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Tuesday, March 26, 2013

Spring snow quickly departs

Probably to the joy of the daffodils:

Monday, March 25, 2013

Only Real Snow of the Winter...

...and actually it came in Spring.  Temperatures this March have been lower than normal.  Pictures taken this afternoon as it was turning to rain.

Wednesday, March 20, 2013

Bob Dylan and a Generation's Music

Recently reading a book about Bob Dylan summoned up thoughts I've had over the years about his music and the music of his contemporaries. Like many of my peers, Dylan's music has always gotten into my head, into my psyche, under my skin.  Neil Young's does too, but he and Dylan are sometimes capable of producing lyrics that are, well just silly.  Bruce Springsteen has also produced great music over the years but is more of a craftsman whose lyrics never strike me as silly.  On the other hand, as great as he is, Springsteen's lyrics don't get to me like Dylan's or Young's at their best.

A year or two ago, I read Keith Richards' book which makes clear that the Rolling Stones initially set out to be good enough  blues musicians to be respected by their African-American blues heroes, somewhat like Dylan's early goal of carrying on Woody Guthrie's folk tradition.  I suppose at varying levels they all wanted to be rich and famous.  Many young men do, but the immediate goal for both Dylan and the Stones was artistic according to their individual criteria.  I doubt that any of them had any idea about how all-powerful their fame would become.

In economists' terms, they all presented a product, their talent.  For both Dylan and the Stones, their first records were covers of other people's songs, but it wasn't until they began recording and performing their own compositions that the true extent of their talent emerged.  This talent encountered a demand that, for reasons that were demographic, cultural, and sometimes political, was huge.  So voracious was this demand and the resulting fame that it swallowed some of the rock stars-  Hendrix, Joplin, Morrison- all victims of the pressures of this particularly intense fame's appetite.  John Lennon and Brian Jones also and perhaps the King of Rock of Roll, Elvis himself, perished because of it.  Others followed.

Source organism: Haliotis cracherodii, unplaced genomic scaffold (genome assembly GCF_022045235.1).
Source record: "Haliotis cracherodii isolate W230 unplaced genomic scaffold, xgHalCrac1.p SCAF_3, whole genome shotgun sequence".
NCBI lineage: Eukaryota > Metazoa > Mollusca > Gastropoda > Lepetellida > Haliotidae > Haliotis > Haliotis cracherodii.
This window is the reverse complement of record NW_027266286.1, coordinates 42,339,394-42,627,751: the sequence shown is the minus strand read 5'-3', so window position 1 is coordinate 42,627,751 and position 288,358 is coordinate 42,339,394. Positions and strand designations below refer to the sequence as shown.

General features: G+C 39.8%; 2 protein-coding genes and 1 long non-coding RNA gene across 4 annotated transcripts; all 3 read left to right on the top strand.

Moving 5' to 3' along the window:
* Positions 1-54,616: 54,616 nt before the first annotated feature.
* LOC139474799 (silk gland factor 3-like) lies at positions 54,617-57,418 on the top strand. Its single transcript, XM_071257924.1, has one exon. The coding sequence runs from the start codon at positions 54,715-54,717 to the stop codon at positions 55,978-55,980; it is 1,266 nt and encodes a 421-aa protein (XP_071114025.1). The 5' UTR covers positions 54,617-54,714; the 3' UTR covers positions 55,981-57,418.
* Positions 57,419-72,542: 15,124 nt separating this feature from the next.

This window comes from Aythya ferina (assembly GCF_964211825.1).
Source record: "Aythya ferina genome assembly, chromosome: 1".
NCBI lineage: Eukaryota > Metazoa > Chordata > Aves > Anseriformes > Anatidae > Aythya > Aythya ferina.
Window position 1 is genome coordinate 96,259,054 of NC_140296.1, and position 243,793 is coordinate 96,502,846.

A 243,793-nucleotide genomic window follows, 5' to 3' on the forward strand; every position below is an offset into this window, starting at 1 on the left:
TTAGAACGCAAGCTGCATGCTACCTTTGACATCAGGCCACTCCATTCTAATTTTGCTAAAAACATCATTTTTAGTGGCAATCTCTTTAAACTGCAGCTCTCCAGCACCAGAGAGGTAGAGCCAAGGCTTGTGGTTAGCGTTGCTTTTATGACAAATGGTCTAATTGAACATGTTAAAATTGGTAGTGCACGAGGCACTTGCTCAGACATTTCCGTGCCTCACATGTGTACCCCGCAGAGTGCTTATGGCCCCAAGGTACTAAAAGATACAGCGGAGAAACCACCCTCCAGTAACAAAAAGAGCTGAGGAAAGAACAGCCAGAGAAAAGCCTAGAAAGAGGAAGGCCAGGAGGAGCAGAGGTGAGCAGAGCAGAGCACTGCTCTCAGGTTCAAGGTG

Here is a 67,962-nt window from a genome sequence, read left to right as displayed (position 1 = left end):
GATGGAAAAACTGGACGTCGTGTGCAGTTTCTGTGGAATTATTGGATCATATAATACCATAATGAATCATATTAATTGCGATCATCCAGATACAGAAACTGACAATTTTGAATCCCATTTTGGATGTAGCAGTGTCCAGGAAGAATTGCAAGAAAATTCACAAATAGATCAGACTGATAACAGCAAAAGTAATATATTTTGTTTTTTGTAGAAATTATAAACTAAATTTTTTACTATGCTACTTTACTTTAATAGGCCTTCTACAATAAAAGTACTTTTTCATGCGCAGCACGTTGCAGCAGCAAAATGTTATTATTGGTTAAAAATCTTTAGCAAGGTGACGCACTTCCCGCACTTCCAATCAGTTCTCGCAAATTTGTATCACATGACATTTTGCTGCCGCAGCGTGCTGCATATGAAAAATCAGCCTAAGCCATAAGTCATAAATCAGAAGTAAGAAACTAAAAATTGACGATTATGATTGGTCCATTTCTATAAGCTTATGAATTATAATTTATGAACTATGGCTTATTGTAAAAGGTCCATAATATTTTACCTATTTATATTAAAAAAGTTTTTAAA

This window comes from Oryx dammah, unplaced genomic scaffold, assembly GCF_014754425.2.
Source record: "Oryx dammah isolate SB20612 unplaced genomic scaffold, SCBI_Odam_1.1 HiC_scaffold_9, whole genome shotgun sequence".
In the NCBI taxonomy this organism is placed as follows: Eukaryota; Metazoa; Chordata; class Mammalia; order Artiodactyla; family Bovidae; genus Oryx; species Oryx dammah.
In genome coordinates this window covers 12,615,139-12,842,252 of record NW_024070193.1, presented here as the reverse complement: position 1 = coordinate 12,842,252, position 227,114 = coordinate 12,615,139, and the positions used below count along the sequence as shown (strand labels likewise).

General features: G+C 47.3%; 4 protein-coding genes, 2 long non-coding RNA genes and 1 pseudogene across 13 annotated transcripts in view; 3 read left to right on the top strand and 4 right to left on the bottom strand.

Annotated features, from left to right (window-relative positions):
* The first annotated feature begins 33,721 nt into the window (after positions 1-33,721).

But Dylan escaped.  He slipped away in various disguises before being destroyed.  The disguises varied.  Once it was as a  simple country singer, and once it was as a born-again Christian.  Now he's a disc jockey and a working musician on a nonstop concert tour.

"Spokesman for a Generation" was too heavy a crown for Dylan to carry, but he'll never escape that significance for those whose lives were affected, even changed by his music.  Mine was one of them.

Friday, March 15, 2013

The Rossborough Inn

 Having lived all my life in the Maryland suburbs, I'm not used to seeing old buildings during my daily routine.  That's why a structure built two centuries ago to serve travelers between Washington and Baltimore stands out.  Construction of the Rossborough Inn began in 1798 on what is now U.S.Route 1, so it goes back to before there was a college on the surrounding land.  What became the University of Maryland was chartered as Maryland Agricultural College half a century later, and as it grew it encompassed the Inn which has been in continuous use for events and offices since.

In April, 1864, the Inn was occupied by the Confederate Army who were welcomed by the students and faculty which is characteristic of the sympathies of many Marylanders at that time.  Locals joined the Rebel officers in an evening party during their stay.

The Rossborough has long been rumored to be haunted because of numerous sightings of ghostly figures over the years and as late as 1981 by a presumably sober University employee.

I noticed this plaque from the class of 1910 for a gateway along side the Inn.  One of the names on the right column is Millard E. Tydings who became a noted United States Senator from Maryland and whose step-son, Joseph also served as a Senator.  The elder Tydings has a hall at the University named for him and also a bridge across the Susquehanna River near the family estate.